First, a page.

Kirkenes is at the north-eastern end of Norway, 10 kilometres from the border with Russia and 400 kilometres inside the Arctic Circle, further east than Istanbul and St Petersburg.  Kirkenes is not a charmingly attractive place at first glance, a frozen shore with functional buildings and plenty of snow.  Everything looks pretty new, no surprise given that during World War 2 it suffered 320 air attacks, second only to Malta, having been occupied by Nazi Germany, used as the main supply base for the Murmansk Front and then occupied by the Red Army of Russia.  The Russians are still here, road signs are in Russian, plenty of boats in the harbour, all in good and close relations.  We however are here for a snowmobile safari in Kirkenes.

Snowmobile safari in Kirkenes. Our view looking back from our Snowmobile.
Snowmobile safari in Kirkenes. Our view looking back from our Snowmobile.

Our guide, Ulf, is a charismatic Norwegian constantly cracking jokes, he wants people to have a good time with Barents Safari which we booked via Hurtigruten for our Norway Arctic Circle trip.

Snowmobiling in the Arctic Circle on a frozen fjord leading to the Barents sea sounds cold but with the suit they give you and the heated handlebars of the snowmobile you don’t feel a thing.  The weather went from wonderful sun to white-out in seconds, just follow the snowmobile tracks to avoid any unpleasantness of crashing through any weak ice. Ice road truckers never had it so easy.

Sliding and skidding along the snowy surface gives you a great feel for the far north, the remoteness and middle of nowhere feel you get from the Norwegian Russian border gives a beguiling tranquility of silence rarely glimpsed in modern life.  It’s not technically challenging but it is fun, our Go Pro filming can confirm that. If you get the chance, go for it. Sam loved it, I need to convince her to get a motorbike now.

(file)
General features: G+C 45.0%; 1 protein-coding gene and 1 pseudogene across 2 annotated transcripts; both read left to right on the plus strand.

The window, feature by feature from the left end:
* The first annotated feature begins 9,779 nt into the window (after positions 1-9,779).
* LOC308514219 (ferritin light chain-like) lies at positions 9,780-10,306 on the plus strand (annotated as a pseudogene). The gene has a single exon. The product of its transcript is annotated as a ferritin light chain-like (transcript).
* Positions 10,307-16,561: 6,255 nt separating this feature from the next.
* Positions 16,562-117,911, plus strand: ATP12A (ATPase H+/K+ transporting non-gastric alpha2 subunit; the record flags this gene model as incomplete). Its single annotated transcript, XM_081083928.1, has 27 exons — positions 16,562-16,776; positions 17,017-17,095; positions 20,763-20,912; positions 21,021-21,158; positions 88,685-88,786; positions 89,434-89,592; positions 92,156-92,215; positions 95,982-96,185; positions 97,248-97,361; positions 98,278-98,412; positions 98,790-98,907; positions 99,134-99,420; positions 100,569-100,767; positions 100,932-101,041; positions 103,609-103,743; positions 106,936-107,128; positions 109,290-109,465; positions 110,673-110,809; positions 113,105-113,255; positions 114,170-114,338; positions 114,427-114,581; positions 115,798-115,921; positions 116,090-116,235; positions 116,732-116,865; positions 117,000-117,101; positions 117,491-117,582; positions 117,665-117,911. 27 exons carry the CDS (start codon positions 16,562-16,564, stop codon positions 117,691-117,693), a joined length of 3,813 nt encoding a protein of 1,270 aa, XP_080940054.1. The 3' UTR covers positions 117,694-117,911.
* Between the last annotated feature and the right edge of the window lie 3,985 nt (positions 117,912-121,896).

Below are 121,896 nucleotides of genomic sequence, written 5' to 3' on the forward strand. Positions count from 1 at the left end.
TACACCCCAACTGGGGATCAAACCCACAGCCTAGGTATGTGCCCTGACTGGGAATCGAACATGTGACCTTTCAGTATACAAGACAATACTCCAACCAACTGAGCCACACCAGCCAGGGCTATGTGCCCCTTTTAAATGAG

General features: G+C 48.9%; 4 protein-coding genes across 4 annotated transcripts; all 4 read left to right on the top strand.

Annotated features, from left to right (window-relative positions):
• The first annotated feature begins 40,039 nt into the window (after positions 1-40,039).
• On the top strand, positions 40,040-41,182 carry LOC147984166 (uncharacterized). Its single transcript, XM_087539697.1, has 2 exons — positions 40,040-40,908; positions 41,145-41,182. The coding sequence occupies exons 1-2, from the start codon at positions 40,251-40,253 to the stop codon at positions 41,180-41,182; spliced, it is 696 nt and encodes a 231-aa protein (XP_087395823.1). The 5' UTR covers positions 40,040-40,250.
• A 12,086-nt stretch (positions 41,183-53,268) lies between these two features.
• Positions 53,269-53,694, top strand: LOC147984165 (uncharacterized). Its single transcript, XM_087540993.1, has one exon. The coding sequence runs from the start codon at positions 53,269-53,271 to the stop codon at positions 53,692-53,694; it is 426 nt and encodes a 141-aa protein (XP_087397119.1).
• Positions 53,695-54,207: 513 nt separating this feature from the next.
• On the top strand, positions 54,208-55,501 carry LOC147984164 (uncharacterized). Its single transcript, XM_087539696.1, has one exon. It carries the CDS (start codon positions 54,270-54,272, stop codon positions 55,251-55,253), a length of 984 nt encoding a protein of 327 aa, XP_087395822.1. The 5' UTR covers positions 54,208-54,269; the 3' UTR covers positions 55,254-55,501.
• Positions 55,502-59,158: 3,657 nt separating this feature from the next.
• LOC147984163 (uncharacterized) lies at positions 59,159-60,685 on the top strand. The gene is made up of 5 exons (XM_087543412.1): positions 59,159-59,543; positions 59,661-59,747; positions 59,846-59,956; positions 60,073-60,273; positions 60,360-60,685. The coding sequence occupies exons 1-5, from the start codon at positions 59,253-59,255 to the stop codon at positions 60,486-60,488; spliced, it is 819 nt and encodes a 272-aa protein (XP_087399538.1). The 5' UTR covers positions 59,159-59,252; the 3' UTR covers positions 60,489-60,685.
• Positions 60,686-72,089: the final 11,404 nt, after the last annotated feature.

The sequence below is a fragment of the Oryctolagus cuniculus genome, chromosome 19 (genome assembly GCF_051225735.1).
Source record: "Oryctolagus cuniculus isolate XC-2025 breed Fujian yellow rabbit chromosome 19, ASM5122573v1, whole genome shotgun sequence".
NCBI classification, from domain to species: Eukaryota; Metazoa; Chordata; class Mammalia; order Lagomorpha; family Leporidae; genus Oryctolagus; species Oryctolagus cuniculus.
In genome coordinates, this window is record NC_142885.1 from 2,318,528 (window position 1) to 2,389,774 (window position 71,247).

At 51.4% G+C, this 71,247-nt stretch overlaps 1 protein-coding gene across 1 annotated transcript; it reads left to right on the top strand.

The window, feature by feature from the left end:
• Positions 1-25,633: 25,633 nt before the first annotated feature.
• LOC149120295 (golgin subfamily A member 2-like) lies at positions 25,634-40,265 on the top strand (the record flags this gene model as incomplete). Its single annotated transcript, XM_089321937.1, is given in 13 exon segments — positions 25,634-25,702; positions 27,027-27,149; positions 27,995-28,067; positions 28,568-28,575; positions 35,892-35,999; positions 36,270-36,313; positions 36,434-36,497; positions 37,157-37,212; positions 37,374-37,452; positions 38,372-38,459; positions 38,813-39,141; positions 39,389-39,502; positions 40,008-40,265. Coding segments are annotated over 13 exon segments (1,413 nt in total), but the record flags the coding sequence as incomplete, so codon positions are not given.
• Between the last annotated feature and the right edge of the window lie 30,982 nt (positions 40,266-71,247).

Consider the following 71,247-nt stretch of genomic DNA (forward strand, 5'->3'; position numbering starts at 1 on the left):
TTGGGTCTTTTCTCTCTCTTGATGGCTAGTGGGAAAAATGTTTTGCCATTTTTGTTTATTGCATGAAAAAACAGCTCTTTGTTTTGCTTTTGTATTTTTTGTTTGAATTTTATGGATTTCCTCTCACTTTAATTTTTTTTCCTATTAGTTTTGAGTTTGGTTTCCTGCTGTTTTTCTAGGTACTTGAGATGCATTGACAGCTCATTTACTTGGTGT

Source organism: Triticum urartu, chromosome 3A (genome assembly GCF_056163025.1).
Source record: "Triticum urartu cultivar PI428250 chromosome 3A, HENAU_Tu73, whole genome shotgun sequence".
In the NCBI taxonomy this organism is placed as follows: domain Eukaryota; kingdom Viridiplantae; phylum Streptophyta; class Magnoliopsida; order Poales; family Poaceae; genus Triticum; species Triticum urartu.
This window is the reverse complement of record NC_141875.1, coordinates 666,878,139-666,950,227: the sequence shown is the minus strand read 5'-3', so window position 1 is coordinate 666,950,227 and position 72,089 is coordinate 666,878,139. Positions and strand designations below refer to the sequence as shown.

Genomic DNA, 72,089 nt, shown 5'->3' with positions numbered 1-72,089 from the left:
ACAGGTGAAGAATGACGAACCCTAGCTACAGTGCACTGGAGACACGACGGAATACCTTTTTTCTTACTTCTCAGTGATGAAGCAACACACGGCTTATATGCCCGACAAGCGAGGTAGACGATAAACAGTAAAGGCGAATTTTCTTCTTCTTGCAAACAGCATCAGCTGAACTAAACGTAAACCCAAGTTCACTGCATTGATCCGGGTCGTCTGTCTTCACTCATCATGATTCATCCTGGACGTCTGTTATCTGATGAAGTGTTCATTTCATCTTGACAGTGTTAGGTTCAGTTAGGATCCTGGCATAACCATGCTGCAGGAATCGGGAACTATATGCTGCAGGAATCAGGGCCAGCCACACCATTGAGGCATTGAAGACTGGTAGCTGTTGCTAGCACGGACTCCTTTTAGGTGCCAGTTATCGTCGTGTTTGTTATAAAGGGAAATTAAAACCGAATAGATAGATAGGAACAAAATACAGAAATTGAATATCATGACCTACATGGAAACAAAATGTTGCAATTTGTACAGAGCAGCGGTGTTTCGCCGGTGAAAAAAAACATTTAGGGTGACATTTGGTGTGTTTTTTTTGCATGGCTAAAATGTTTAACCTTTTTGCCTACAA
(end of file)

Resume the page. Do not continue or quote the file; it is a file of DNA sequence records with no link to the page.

Finishing off the snowmobile safari with a warm up in a Sami lavvo tent with tea and a snack. Ulf confesses the key to surviving in Kirkenes is with this snack, it’s his version of Norwegian viagra, Reindeer heart. Of course, he doesn’t tell you that until after you’ve eaten it. Sorry kids, we ate Rudolph, Christmas is cancelled.  If it makes you feel any better, it tasted disgusting.

Find out trip to Norway and the Arctic Circle here.

Find our Husky Sledding in Tromso here.


Nick Cook. Amateur astronomer, space, history, nerd, extreme dog walker, cat slave, severe tinnitus sufferer. 13.7 billion years in the making - not that much better for it.

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